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Growing watermelon for profit seems like the right thing to do. However, you need to equip yourself with the right information and skills in order to be successful in watermelon farming in Kenya.

Due to the growth in population, the acreage of the fertile farmlands in the Kenyan highlands is dwindling due to land subdivisions.

Over 70% of the land in Kenya is arid and semi-arid. This poses a challenge when it comes to growing crops. But this also presents a golden opportunity for growing watermelons.

Watermelon plants thrive in the heat of the drylands. Add some water and you will get huge watermelons within 65 to 90 days after sowing. This also means you can do 2 or 3 seasons on watermelons each year.

In Kenya, watermelon grows well in Machakos, Kajiado, Makueni, Kilifi, Kwale, Mombasa, and Taita Taveta counties of Kenya.

These regions have the hot climates and low altitudes required for growing the best quality watermelons. In these areas, you will find successful watermelon farmers, growing watermelon on land ranging from one acre to hundreds of acres.

Below we highlight common watermelon disorders, symptoms, causes and suggested control strategies.

1. Bottleneck /Misshapen Fruit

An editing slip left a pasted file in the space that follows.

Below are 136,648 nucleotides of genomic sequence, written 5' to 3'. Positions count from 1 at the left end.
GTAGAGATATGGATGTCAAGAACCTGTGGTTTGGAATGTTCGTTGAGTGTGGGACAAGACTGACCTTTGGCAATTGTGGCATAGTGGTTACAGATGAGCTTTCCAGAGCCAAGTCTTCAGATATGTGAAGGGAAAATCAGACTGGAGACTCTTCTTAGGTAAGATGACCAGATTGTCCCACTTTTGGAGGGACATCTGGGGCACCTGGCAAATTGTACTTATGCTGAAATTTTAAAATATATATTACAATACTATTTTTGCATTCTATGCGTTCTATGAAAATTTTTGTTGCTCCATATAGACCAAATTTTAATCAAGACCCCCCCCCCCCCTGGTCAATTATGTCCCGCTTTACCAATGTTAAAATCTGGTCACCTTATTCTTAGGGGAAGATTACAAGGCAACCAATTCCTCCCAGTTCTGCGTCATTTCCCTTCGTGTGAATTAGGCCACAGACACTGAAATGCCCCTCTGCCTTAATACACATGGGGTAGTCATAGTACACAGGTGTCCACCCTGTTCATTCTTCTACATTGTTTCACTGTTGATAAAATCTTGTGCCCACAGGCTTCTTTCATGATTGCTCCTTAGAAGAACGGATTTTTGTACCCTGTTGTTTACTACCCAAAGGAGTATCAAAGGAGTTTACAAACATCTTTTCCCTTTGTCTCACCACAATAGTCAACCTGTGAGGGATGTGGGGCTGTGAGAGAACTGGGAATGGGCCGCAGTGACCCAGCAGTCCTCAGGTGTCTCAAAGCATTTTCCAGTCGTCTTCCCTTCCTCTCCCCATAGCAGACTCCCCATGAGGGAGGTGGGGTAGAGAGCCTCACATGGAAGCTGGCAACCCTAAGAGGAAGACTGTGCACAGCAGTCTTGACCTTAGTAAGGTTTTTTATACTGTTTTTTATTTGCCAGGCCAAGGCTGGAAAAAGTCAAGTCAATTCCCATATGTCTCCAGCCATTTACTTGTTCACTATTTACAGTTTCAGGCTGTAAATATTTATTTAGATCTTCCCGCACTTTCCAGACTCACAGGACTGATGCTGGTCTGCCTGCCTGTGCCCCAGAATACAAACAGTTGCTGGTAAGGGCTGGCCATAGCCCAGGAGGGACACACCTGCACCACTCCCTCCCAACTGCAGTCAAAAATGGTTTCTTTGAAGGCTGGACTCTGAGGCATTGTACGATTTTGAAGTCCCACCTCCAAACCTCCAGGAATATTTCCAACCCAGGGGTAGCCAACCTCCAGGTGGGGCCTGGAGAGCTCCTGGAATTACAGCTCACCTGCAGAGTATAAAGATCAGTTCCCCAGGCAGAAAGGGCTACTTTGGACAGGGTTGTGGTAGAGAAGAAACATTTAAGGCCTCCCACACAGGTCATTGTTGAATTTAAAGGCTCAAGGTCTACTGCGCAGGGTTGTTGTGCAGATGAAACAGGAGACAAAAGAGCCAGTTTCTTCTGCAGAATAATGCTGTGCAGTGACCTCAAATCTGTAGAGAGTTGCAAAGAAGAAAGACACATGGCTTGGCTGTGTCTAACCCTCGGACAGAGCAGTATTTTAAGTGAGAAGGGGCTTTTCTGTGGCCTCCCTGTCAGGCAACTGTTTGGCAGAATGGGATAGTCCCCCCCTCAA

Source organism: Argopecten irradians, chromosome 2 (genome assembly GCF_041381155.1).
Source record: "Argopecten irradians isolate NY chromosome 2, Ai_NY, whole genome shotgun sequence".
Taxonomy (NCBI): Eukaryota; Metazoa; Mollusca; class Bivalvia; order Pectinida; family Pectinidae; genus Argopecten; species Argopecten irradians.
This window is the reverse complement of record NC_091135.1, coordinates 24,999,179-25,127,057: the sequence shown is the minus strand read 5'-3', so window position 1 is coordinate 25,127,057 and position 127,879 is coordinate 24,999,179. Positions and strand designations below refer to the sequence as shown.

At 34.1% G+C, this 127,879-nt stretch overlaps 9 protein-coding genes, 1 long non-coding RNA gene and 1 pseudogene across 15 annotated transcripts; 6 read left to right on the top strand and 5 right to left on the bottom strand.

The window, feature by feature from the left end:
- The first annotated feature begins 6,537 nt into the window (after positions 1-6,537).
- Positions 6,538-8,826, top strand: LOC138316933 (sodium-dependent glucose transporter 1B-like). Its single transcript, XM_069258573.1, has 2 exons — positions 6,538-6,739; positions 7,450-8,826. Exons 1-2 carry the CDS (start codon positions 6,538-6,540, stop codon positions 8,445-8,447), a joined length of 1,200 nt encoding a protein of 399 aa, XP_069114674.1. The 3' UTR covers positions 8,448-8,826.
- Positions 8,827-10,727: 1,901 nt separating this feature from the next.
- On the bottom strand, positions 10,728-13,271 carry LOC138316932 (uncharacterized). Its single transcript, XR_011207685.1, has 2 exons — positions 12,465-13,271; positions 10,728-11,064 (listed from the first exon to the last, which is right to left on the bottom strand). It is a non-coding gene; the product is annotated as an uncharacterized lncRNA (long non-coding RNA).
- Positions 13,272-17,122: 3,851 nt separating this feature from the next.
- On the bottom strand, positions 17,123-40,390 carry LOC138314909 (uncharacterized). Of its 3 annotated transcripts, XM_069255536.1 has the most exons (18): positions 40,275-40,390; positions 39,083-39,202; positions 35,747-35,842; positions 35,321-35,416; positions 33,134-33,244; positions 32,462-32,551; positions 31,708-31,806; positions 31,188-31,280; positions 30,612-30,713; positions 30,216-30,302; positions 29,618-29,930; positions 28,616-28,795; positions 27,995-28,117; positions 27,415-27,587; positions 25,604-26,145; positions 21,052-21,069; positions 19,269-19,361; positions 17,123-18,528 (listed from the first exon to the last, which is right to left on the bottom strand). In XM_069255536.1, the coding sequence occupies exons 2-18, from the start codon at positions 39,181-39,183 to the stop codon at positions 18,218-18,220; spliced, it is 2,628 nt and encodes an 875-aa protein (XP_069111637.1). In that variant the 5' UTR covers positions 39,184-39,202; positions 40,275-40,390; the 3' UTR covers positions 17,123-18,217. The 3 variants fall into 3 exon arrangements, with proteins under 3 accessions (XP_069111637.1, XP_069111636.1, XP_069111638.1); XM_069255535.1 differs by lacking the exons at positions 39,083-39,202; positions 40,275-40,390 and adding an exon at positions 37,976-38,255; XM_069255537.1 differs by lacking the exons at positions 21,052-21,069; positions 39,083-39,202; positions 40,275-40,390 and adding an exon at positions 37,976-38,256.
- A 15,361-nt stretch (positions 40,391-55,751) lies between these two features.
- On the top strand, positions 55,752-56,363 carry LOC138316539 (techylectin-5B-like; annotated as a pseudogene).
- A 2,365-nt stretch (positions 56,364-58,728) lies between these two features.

Symptom
Constricted growth at the stem end of the fruit.
Causes:
•Poor pollination
•Moisture stress
•Low Temperature

Control
•Avoid chemical spraying in morning hours
•Proper Irrigation
•Place1 -2 bee hives to increase bee activity

2. Blossom–end rot
Symptoms
•Small light brown spots at blossom end of immature fruits
•Later stage spot can enlarge rapidly to form dark water soaked lesion.
Causes:
•Calcium deficiency and moisture stress
•Excessive Nitrogenous fertilizer

READ ALSO:   Watermelon Farming in Kenya and all you need to know

Control measures
•Apply lime if soil pH is low
•Reduce excess Nitrogenous during fruiting stage
•Calcium foliar spray at vegetative, flowering and fruit setting
•Uniform and sufficient supply of moisture

3. Fruit cracking
Causes
•Cool temperatures during fruit filling stage
•Excess Nitrogenous low Boron
•Heavy infrequent watering at fruit maturity stage

Control measures
•Reduce excess N
•Maintain adequate soil moisture
•Apply boron before fruit setting or foliar spray

READ ALSO:   Pixie Orange Farming, Juicy Opportunity For Fruit Farmers In Kenya

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